Can You Apply for a Pardon in Indiana?

The Indiana Legislature has created a body called the Indiana Parole Board, which has the power to make recommendations to the Governor on all pardon applications. The Board is made up of 5 members who are appointed by the Governor and who each serve a 4-year term. No more than 3 of the members can be from the same political party. The Indiana Supreme Court has held that pardon essentially wipes out both the punishment prescribed for the offense and the guilt of the offender.

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CANNOT PARDON IF…

<p><strong>Less than five years from successful sentence completion</strong></p><p>Recent governors have required a 5-year waiting period and evidence of rehabilitation before a pardon can be granted.</p><p><strong>Out-of-State Conviction</strong></p><p>The Governor can only grant a pardon within the state of Indiana.</p><p><strong>Federal Conviction</strong></p><p>The Department of Justice can only grant a pardon for a federal offense</p><p>After you’ve explained the points above, then get into how to apply for pardon in that state.</p>

How to Apply for a Pardon in Indiana

<ol><li>Before you begin this process, we insist that you <a href=”https://www.felonyrecordhub.com/test/expungement”>take this eligibility test</a> to determine if you’re eligible to request a pardon for your record.  In most cases, if you are eligible for expungement on our test, then you’ll be eligible for a pardon.</li><li>If you are eligible, you should talk to the lawyer that we refer you to so that you get an idea of the price for their services (it’s likely cheaper than you think because requesting a pardon is mostly paperwork) and see what other helpful information they can give you. </li><li>If you are <u>not</u> eligible based on our test, then you should stop here. </li><li>If you are eligible based on our test and want to do this without a lawyer, continue reading.</li><li>The standardized form is not available online. You must contact the Board directly 317-232-5673 or write to the following address and request the form be sent to you:<br /><br />Indiana Parole Board<br />302 W. Washington St., Rm. E321<br />Indianapolis, IN 46204-2278</li><li>At the top of the form, you will simply check off the box that says “pardon.”</li><li>You should have all of your conviction information available, such as the date you were sentenced, what your sentence was, and where you were confined.<ul><li>If you do not have sufficient information about a particular conviction, you should contact the law enforcement agency that was involved in the case and/or the court where you were convicted for that case. If you do not remember all of your convictions, you will need to obtain your criminal record to refresh your memory. You can do this by contacting the Indiana State Police, Central Repository, at (317) 234-2631, or logging onto its website at <a href=”http://www.in.gov/isp/”>http://www.in.gov/isp/</a>.</li><li>If you have convictions in other states, you can obtain a more comprehensive, nationwide criminal report for yourself from the FBI. You can find out how to do this by calling the FBI’s headquarters in Washington, D.C., at (202) 324-3000, or logging onto its website at http://www.fbi.gov. The FBI’s website also has a list of local FBI offices you can call.</li></ul></li><li><p>You will be required to seek the opinion of the trial judge and prosecutor who was involved in your conviction. There will be a section on the application form for them to fill in. You must get their opinions/statements before sending in your application.</p><ul><li>If the trial judge or prosecutor (or their successors in office) refuses to provide a statement/opinion, then you need to indicate this on the form together with the name and office of the person you contacted.</li><li>If the trial judge or prosecutor (or their successors in office) refuses to provide a statement/opinion, then you need to indicate this on the form together with the name and office of the person you contacted.</li><li>As part of its investigation, the Board may inquire into the opinion of the victim(s) of your crime as well as the opinion of members of the community where the crime occurred. The Board may also require a report on your medical, psychological, and psychiatric condition.- The Board will look into your entire criminal history, as well as your behavior while you were in jail, prison, probation, or parole. It may consider your education history, your age at the time of the offense, your employment history, your relationship to the victim, your economic history, your drug history, your maturity at the time of the hearing, the opinion of friends and family, and practically anything else the Board feels is relevant.</li><li>Above all, the Board will consider whether recommending you for a pardon would be in the best interests of society. You should be upfront and cooperative with the Board and its agents at all times.</li></ul></li><li>Although not required, we highly suggest that you submit, on a separate sheet of paper, a detailed and genuine personal statement explaining why you need a pardon.<ul><li>Your personal statement should be detailed, honest, and grammatically well written.</li><li>Simply saying “I want to have a clean record” is not enough.</li><li>Keep in mind that the Board/Governor will not be retrying you for the offense. Although you may want to explain the facts and circumstances of the crime from your perspective, avoid trying to make excuses for your crime and arguing away your guilt.<ul><li>Whatever you feel about the crime, you had already been found guilty. The Board/Governor is probably more interested in seeing your remorse for the crime, and your understanding of its effects on the victim and society, than anything else.</li></ul></li><li>If it applies to you, explain how you have been passed over for employment opportunities because of your conviction. Explain how this has prevented you from obtaining decent employment to support you and/or your family.</li><li>If you are pursuing a particular career or a license in a particular trade or profession that requires you to obtain a pardon, explain this and send documents, letters, or other types of proof from a prospective employer or licensing agency verifying this requirement. Perhaps explain what your plans are in the event you are granted a pardon.</li><li>Also, if you are facing deportation because of the conviction, explain how being separated from you family will negatively affect you and your family.<ul><li>In your personal statement you should detail all the positive things that have occurred in your life, like educational achievements, a new or steady job,, marriage and children, community involvement, charitable donations, awards and recognitions, etc.</li><li>Send copies of your college transcripts, high school diploma or GED, marriage certificate, children’s birth certificates, military certificates, awards and recognitions, and other documents that show your rehabilitation and positive character.</li></ul></li></ul></li><li><p>Scheduling a Hearing</p><p>If you are eligible for a pardon, it will usually take about four months between the time the Board receives your petition and the time you are scheduled for a hearing where the Board considers your application.</p><ul><li>If you are called in for a hearing/interview, you must not only attend but also look and act your best. Dress in the same way you would if you were going to court for a trial (this means, a suit and tie).</li><li>You will have the option of bringing up to three people to the hearing to testify for you. If so, you will be asked to indicate this on the application. Try to bring your pastor, family, boss, co-worker, or someone in your community who will show their support.</li><li>The hearing/interview is an excellent opportunity to put a human face onto your application; it lets the court not only see you in person but also see the amount of support you have in your community.</li><li>You should also have individuals who know you well write letters of recommendation for you. It is better to choose individuals who are not related to you to avoid the appearance of bias. The writers should indicate in the letter in what capacity they know you and why they think you should be granted a pardon.</li></ul></li><li><p>. After the hearing, the Board will make a recommendation to the Governor whether to grant or deny your application. The Governor then has the final say on whether or not you receive a pardon. Although the Governor is not bound by the Board’s recommendation, the Governor generally follows it.</p><ul><li>You will be notified of the Governor’s decision. The process usually takes six to eight months to complete.</li></ul></li></ol>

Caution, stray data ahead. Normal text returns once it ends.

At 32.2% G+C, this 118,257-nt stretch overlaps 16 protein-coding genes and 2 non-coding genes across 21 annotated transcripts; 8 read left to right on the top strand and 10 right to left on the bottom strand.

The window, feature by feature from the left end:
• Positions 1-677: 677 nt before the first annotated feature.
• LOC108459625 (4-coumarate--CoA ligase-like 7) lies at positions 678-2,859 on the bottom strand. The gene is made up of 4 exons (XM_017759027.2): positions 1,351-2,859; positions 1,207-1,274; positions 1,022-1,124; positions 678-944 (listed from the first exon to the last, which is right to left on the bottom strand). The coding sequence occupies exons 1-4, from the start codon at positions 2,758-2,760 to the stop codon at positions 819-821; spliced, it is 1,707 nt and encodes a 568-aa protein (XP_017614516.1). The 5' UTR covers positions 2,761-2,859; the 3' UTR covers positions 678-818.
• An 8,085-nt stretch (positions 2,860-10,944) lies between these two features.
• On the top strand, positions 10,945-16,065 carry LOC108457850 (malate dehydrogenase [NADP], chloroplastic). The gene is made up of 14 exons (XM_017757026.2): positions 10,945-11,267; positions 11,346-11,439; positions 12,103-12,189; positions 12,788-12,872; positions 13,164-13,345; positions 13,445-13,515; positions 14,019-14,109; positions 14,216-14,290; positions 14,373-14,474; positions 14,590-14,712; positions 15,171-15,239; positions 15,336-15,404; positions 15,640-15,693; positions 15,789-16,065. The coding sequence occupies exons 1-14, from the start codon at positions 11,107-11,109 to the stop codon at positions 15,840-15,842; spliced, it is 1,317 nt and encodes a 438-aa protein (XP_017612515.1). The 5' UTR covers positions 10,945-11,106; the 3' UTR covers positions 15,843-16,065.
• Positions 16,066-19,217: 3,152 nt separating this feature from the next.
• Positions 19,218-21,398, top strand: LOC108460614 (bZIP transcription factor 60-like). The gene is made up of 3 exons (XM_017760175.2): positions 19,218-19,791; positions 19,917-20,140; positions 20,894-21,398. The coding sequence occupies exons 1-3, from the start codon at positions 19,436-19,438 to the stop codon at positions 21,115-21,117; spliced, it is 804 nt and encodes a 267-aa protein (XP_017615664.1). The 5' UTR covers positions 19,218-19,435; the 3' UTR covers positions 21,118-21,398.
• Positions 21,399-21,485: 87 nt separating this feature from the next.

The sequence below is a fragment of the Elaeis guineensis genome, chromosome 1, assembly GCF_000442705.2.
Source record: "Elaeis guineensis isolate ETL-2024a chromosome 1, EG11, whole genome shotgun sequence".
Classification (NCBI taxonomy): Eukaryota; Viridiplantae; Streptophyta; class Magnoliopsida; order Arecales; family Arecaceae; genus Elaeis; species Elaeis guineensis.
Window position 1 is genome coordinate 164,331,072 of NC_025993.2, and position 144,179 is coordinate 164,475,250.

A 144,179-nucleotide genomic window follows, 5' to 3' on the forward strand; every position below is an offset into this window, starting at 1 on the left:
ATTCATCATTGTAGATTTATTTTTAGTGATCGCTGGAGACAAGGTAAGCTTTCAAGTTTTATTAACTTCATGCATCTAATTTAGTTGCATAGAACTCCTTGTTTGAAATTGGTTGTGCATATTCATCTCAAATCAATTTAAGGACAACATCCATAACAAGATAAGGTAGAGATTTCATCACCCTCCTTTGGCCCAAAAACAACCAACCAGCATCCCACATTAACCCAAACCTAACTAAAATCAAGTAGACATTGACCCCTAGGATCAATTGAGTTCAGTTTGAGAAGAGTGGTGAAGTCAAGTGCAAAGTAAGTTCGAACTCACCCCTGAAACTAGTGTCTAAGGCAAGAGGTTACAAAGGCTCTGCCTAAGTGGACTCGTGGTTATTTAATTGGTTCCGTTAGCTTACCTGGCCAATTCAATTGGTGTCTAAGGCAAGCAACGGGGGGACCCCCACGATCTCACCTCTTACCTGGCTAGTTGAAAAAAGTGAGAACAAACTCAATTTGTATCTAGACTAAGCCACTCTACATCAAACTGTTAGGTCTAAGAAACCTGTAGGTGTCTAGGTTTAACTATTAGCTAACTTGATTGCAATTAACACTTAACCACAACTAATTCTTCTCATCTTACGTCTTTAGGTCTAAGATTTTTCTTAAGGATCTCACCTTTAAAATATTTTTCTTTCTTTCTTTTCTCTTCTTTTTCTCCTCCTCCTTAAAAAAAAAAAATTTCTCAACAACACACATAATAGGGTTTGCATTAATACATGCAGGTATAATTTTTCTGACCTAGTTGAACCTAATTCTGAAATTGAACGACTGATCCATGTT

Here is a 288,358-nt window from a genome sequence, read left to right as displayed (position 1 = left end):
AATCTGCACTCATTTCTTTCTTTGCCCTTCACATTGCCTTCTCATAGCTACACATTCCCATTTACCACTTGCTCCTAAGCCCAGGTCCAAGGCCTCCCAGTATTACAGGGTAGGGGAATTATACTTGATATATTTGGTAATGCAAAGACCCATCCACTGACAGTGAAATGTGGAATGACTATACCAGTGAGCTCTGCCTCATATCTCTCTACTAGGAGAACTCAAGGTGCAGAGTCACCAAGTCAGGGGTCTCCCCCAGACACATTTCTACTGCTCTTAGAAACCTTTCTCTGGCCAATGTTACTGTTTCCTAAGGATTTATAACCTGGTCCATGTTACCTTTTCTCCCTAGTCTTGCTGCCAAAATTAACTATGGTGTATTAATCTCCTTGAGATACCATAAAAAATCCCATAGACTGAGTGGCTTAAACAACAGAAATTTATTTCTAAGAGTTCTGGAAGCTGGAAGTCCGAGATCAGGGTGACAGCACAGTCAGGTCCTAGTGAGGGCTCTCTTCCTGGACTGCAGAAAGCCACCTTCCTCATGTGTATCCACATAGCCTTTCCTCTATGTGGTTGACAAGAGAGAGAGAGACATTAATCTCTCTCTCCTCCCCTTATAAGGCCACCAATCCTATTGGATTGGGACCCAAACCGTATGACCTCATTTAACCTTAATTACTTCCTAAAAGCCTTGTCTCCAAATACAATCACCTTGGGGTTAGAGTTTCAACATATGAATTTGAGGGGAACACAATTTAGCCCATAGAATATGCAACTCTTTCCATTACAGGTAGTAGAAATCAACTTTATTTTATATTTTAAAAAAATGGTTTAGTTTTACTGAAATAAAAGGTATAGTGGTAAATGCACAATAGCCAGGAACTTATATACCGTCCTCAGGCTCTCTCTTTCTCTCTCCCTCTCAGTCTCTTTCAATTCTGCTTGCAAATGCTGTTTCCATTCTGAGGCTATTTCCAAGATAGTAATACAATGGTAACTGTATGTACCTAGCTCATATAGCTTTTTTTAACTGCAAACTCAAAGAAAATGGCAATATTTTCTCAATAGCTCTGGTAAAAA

So, there you have it.  Three separate ways to get rid of your record in Indiana.  As we’ve said numerous times throughout this page, this is a really complicated process and we highly recommend that you take this eligibility test prior to taking any action to determine if you are eligible for any of these options.

Please note, the information contained here is not legal advice and is strictly informational.  If you have any further questions about the information above, or in general, you need to contact a lawyer directly.